Possibly, college football games in Division I and II could be shortened by seven to 10 plays a game. Division III will remain under the same rules.

“We’re talking about clock running after first downs,” Kelly said. “But if you really look at it, I don’t know that that changes structurally the way you go about doing things. Because they’re stopping the clock in the last two minutes before the half and the game, that still is really where all the strategy takes place.”

College Football Changes Conservative

Had the rules committee really wanted to get brave, it could’ve tried to keep the clock running after first downs in the final seconds.

“If that clock was running in the last two minutes, believe me, there’d be a lot of work going on around here,” Kelly said. “I think it’s good for the game. I think if it can speed up the game a little bit, I think that’s great. It’s when the clock starts running after incomplete passes, then you’ll have a lot of people worried about how that’s going to change the game.”

Kelly sees Daniels picking up in 2023 where he left off in the Alabama game last season. Daniels completed 22 of 32 passes for 182 yards and two touchdowns while rushing for 95 yards on 18 carries and another touchdown in LSU’s first home win over the Tide since 2010. He injured his ankle in a loss to Texas A&M three weeks later and aggravated it in a loss to Georgia in the SEC title game.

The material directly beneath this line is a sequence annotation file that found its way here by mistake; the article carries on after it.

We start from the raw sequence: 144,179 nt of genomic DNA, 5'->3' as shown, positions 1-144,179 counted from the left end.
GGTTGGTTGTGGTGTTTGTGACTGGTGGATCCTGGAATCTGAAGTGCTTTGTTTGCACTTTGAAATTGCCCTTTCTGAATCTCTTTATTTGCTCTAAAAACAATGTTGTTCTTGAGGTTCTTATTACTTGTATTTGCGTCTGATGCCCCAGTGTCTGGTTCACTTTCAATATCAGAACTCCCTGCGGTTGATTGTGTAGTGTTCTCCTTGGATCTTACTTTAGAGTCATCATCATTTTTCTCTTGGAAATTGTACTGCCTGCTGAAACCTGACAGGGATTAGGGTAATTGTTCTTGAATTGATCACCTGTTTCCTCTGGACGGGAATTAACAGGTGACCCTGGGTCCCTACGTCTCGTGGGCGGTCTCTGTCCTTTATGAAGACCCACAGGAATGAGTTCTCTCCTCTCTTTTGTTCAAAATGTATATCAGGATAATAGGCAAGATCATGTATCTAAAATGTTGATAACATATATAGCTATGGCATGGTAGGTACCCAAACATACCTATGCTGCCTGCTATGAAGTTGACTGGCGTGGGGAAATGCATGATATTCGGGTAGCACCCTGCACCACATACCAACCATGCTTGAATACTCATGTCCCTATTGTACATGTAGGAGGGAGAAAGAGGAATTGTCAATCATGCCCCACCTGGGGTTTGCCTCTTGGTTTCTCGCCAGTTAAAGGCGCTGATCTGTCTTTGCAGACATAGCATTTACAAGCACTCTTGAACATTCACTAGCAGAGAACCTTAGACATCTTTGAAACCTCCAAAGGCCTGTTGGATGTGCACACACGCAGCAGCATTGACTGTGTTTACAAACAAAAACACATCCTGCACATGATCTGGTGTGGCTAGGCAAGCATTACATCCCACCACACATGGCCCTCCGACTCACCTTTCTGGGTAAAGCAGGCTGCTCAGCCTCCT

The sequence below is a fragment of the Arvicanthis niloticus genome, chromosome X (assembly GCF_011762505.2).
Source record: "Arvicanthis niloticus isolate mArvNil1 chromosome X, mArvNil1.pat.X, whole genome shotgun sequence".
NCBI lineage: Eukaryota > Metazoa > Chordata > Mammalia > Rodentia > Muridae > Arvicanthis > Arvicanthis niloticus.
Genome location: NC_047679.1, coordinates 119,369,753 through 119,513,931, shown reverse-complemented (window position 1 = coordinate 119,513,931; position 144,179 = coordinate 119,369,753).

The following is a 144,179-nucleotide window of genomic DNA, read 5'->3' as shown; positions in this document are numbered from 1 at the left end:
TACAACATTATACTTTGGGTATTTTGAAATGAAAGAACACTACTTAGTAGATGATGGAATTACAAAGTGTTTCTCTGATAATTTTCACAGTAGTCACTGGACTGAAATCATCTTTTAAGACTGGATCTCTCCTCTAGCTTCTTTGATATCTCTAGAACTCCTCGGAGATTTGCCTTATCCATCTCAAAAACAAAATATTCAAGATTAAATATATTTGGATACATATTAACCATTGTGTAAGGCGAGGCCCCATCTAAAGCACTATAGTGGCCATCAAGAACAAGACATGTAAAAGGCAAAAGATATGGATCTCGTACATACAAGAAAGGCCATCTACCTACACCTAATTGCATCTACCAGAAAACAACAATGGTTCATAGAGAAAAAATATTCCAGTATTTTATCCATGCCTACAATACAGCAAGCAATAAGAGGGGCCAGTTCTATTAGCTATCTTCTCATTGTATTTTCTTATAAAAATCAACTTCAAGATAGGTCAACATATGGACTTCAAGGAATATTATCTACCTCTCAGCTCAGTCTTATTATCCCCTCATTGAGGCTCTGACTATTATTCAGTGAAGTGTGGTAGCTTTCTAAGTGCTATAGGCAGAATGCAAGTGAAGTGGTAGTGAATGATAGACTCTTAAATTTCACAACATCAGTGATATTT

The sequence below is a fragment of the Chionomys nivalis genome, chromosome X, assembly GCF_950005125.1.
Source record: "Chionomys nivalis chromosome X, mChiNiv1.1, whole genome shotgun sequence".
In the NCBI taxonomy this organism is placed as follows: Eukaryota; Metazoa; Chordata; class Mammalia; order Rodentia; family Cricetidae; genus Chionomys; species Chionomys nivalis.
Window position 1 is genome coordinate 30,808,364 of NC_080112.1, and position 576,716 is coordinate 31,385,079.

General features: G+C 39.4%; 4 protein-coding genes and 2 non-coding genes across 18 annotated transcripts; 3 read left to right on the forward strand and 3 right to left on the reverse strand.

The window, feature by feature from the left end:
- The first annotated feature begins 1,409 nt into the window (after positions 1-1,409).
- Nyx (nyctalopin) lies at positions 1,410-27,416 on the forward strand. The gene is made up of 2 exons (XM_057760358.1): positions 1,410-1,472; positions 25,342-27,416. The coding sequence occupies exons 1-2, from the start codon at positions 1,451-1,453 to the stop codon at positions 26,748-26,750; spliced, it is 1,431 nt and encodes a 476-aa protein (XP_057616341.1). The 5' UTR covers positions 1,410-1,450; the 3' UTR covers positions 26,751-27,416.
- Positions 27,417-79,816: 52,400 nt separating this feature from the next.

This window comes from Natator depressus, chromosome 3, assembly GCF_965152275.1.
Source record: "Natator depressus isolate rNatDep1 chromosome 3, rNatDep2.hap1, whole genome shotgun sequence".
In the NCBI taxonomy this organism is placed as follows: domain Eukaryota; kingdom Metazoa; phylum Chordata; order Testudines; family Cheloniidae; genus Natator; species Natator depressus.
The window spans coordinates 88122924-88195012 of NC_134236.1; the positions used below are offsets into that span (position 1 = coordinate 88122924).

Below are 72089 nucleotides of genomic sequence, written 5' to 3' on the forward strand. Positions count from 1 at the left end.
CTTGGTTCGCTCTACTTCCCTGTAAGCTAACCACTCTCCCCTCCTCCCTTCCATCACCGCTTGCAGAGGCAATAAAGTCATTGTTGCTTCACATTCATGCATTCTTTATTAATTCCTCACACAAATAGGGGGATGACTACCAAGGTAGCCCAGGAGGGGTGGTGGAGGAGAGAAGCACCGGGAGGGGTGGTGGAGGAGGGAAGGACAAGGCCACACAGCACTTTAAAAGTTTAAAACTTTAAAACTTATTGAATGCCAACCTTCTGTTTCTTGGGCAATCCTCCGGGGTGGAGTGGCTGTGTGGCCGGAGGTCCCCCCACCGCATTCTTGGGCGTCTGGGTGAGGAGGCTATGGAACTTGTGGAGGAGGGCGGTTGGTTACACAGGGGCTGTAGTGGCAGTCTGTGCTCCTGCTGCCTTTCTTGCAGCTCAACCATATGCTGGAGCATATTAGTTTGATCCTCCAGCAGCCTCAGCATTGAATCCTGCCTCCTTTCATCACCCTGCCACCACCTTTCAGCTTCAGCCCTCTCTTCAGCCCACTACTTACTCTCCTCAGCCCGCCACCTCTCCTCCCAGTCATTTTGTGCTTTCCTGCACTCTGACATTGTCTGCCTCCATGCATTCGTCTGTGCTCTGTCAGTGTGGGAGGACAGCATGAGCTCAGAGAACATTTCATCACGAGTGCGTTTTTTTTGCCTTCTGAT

LSU Offense Led By Healthier QB Jayden Daniels

Daniels completed 10 of 11 passes Saturday for 168 yards with two touchdowns – 70 yards to wide receiver Kyren Lacy and 15 yards to tailback Trey Holly. He also rushed twic for 19 yards.

“We think he is committed to being the best quarterback in the country,” Kelly said. “We’ve seen that in his work ethic. I think he was on the verge of moving in that direction throughout last season. His play dictated that until he got injured.”

Daniels has put on close to 15 pounds to 205.

LSU QB Jayden Daniels scrambles for yardage in the win at Arkansas last season. (Photo by Wesley Hitt/Getty Images)